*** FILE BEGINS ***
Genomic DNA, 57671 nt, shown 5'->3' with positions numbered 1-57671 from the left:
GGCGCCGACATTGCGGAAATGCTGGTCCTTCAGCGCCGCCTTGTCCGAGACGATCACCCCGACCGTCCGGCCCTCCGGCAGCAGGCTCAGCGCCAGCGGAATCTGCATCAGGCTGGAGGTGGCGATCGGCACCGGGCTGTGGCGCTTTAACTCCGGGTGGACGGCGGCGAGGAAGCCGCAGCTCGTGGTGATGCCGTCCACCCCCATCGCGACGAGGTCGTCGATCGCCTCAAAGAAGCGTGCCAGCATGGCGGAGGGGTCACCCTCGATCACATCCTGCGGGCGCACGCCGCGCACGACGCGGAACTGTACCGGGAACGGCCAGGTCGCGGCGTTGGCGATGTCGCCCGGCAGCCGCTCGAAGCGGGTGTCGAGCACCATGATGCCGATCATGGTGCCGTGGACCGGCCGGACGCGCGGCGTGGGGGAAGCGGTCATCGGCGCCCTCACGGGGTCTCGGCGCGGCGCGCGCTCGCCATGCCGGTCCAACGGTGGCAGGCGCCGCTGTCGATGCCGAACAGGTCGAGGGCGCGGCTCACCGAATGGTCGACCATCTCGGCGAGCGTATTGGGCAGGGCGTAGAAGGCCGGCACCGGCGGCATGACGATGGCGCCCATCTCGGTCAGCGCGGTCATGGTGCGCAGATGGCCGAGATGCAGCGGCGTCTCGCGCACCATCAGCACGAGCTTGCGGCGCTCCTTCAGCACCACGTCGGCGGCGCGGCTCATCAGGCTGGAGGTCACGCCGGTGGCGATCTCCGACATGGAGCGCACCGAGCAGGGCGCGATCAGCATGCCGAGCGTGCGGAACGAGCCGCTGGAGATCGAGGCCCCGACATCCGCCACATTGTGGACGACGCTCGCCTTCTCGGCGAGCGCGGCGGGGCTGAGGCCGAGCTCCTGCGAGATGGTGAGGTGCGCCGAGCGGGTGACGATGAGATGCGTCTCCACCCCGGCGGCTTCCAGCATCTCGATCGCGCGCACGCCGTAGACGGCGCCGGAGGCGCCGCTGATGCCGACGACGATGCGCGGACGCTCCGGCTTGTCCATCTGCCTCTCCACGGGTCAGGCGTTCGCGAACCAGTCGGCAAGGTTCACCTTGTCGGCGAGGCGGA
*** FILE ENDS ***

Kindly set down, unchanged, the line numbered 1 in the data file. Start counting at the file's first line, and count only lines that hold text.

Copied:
Genomic DNA, 57671 nt, shown 5'->3' with positions numbered 1-57671 from the left: